The nonsense-mediated decay (NMD) surveillance pathway can recognize erroneous transcripts and physiological mRNAs, such as precursor mRNA alternative splicing (AS) variants. Currently, information on the global extent of coupled AS and NMD remains scarce and even absent for any plant species. To address this, we conducted transcriptome-wide splicing studies using Arabidopsis thaliana mutants in the NMD factor homologs UP FRAMESHIFT1 (UPF1) and UPF3 as well as wild-type samples treated with the translation inhibitor cycloheximide. Our analyses revealed that at least 17.4% of all multiple-exon, protein-coding genes produce splicing variants that are targeted by NMD. Moreover, we provide evidence that UPF1 and UPF3 act in a translation-independent mRNA decay pathway. Importantly, 92.3% of the NMD-responsive mRNAs exhibit classical NMD-eliciting features, supporting their authenticity as direct targets. Genes generating NMD-sensitive AS variants function in diverse biological processes, including signaling and protein modification, for which NaCl stress–modulated AS- NMD was found. Besides mRNAs, numerous noncoding RNAs and transcripts derived from intergenic regions were shown to be NMD responsive. In summary, we provide evidence for a major function of AS-coupled NMD in shaping the Arabidopsis transcriptome, having fundamental implications in gene regulation and quality control of transcript processing.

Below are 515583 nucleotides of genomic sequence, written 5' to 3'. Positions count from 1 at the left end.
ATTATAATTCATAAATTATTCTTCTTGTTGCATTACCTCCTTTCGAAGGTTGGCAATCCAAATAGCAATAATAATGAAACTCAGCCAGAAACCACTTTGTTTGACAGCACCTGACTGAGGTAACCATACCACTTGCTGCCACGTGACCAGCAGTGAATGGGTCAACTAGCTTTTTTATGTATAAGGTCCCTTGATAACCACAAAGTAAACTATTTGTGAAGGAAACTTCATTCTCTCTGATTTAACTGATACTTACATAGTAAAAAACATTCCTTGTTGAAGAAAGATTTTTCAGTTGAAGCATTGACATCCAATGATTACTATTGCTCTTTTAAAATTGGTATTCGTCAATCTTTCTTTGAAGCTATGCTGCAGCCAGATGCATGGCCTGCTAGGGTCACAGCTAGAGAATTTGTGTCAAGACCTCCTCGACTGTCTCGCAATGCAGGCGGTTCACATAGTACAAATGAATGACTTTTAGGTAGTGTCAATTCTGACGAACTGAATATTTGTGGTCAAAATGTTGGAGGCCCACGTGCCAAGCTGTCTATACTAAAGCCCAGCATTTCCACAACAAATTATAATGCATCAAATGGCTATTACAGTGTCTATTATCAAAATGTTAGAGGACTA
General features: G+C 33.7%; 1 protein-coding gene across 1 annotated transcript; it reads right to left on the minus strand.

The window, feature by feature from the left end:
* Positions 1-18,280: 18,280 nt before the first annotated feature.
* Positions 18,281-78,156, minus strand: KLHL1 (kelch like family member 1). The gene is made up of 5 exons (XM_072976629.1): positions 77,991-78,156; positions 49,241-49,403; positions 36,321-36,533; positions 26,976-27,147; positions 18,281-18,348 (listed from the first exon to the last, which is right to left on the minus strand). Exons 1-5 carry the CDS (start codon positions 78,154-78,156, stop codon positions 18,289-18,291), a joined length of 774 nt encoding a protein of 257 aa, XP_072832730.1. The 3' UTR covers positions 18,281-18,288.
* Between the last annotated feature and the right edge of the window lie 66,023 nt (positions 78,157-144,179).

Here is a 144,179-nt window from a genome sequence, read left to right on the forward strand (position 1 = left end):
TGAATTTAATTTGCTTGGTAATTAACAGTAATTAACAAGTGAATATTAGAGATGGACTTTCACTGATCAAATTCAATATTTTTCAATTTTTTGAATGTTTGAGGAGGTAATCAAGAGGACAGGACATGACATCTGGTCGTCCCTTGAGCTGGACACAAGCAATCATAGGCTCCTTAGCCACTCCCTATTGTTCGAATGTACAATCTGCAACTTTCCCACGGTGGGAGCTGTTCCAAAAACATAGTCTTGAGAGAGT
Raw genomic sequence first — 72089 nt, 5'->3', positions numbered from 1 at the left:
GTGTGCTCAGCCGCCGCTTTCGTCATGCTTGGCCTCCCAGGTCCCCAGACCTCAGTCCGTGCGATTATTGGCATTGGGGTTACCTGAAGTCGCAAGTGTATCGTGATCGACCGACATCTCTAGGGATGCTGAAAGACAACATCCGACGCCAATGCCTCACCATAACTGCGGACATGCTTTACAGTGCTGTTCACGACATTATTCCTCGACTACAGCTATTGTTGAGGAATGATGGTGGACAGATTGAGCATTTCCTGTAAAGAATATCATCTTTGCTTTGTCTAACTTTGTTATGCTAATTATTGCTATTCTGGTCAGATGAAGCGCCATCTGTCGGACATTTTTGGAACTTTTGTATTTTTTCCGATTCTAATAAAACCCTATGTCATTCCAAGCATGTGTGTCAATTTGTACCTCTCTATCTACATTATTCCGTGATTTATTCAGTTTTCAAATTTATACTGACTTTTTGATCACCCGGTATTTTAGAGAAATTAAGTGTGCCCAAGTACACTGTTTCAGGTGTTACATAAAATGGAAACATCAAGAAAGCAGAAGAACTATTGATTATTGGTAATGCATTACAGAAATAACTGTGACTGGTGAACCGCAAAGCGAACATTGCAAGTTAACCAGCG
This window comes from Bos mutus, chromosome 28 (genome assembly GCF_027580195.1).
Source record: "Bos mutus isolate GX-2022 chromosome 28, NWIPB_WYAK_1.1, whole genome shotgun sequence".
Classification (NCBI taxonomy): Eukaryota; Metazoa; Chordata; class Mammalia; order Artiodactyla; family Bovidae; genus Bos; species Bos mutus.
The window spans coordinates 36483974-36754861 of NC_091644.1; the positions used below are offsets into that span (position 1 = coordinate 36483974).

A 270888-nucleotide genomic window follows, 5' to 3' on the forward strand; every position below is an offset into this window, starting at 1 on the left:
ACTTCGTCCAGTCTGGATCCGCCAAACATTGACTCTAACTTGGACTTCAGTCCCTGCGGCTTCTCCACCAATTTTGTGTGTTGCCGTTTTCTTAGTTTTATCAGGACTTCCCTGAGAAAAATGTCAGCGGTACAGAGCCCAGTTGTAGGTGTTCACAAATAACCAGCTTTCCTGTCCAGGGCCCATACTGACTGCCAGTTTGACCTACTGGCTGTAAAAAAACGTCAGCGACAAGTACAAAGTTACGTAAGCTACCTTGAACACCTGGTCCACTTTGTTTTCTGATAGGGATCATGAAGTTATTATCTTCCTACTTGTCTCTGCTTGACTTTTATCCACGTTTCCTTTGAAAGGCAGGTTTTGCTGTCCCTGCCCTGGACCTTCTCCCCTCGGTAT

Computational Methods

The computational pipeline developed for NMD analysis is depicted below:

NMD pipeline

All tools as well as the pipeline as a whole are applicable to RNA-Seq data from any organism.

  • A very sensitive RNA-Seq alignment has been performed using PALMapper, an aligner that can identify splice junctions not present in the annotated reference
  • The number of uniquely mappable reads has been improved by multiple mapper resolution using the RNA-geeq toolbox
  • Differential testing taking biological variants into account and making optimal use of the available replicates have been carried out with rDiff
  • Testing for differential gene expression is based on DESeq
  • Prediction of novel transcripts was done using MiTie
  • All additional scripts in Matlab, Python, and bash are availanble from the authors upon request.